JTF (just the facts): Published in 2009 by Steidl (here) and the Fondation Cartier pour l’art contemporain (here). 184 pages, with 68 color photographs and 37 color drawings, divided into two intermixed sections. (Cover shot at right, via Photo Eye.)
Comments/Context: Given the amount of adulation William Eggleston has received in recent years, it hardly seems to matter whether he ever makes another photograph; his influential place in the history of photography is already well solidified. And yet, here he is with a new body of work, continuing to refine his unique way of seeing.
Eggleston’s images of contemporary urban Paris (taken in the past three years) continue his evolution toward more fragmented and abstracted pictures. These works include less people and tell less complex narratives than his iconic images of the 1970s. There are more chaotic splinters and shards of frantic eye catching color; graffiti, commercial signage/posters, and neon lights all make repeated appearances. But each and every image still has at least one surprising element of color: a shiny red shoe, a pair of yellow shorts on a green park bench, a pink hat and a pink car together, or a reflected neon green glow captured in wet pavement.
Interleaved with the photographs are a number of densely patterned abstract drawings, reminiscent of mid career De Kooning (although less violent) or Kandinsky. At first glance, I found these splashes of manic expressive color distracting; there’s just too much stimulation to ignore them. But if we credit Eggleston’s genius as primarily that of a highly attuned eye for the relationships of color, then these drawings make more sense in the context of the photographs; they are simply a different manifestation of the same creative impulse, and the juxtapositions of the two show us themes and variations (in a musical sense) as they blast through his mind.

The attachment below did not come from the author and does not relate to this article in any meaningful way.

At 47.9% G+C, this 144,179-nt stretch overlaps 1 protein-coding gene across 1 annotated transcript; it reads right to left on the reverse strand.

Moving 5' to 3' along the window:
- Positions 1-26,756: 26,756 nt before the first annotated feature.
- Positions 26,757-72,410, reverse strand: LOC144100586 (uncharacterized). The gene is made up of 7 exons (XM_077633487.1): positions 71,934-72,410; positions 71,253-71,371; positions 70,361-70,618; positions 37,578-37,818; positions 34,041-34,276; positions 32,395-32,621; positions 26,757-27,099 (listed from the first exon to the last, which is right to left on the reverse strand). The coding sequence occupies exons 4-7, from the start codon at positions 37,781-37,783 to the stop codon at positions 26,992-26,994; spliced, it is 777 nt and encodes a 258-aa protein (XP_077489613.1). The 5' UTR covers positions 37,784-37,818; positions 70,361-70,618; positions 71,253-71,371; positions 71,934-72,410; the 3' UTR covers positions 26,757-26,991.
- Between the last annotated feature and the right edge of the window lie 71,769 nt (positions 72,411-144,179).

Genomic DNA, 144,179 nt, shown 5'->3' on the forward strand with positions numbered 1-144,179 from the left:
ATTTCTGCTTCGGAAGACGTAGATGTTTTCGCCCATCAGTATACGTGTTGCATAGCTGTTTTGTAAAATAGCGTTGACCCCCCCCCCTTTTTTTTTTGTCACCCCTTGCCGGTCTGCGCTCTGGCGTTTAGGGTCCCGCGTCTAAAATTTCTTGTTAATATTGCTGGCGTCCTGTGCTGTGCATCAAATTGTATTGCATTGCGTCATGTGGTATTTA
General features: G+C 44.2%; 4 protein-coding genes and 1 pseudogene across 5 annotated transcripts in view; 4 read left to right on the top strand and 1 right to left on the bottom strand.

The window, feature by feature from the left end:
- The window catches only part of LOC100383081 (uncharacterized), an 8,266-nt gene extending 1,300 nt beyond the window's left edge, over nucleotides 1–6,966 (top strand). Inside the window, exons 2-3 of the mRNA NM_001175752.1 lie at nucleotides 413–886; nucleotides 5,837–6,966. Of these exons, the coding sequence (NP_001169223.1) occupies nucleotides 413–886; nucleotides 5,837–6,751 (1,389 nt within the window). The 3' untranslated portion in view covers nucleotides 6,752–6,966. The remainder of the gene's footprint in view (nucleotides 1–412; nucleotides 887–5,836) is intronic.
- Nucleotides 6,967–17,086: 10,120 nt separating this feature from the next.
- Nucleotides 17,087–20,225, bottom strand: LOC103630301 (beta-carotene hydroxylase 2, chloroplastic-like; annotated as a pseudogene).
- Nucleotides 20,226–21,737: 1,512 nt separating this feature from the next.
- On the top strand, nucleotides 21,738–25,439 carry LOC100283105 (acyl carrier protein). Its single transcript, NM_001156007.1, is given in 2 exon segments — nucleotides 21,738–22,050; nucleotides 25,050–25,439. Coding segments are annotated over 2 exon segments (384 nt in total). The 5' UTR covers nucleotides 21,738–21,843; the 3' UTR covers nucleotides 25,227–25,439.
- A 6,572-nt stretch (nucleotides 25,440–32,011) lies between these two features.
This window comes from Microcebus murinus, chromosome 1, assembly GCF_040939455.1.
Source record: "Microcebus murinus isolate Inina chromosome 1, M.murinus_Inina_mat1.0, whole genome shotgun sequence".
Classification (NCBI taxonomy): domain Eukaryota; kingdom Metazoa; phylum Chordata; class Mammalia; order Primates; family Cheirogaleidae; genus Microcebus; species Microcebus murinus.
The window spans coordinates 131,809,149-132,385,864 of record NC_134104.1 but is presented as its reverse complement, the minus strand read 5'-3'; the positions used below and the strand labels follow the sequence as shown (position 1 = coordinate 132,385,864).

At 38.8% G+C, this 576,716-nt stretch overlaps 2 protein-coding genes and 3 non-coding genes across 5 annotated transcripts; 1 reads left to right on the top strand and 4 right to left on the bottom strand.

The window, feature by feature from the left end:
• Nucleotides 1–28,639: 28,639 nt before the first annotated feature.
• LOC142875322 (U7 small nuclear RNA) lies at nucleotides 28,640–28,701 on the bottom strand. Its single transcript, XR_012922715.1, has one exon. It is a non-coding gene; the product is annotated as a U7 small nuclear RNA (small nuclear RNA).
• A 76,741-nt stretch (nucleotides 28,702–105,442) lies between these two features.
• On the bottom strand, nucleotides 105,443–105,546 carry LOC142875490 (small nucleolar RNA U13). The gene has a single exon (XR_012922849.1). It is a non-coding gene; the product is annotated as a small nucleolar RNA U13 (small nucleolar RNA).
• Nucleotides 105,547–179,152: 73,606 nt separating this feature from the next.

In general, the photographs in this body of work are uneven, and perhaps could have used a heavier hand in editing; overall, it’s not as strong top to bottom as some of his earlier projects. But if we strip away the bottom half and look only at the best of what’s found in this volume, it is clear that Eggleston still has an amazing eye for the overlooked, and can find unexpected hints of beauty almost anywhere.
Collector’s POV: William Eggleston is represented by Cheim and Read in New York (here). According to the gallery, the images in the show/book were artist’s proofs for exhibition only and there are no plans to edition them for sale. They are planning to have some of the drawings available when they open a show of new work by Eggleston in January 2010.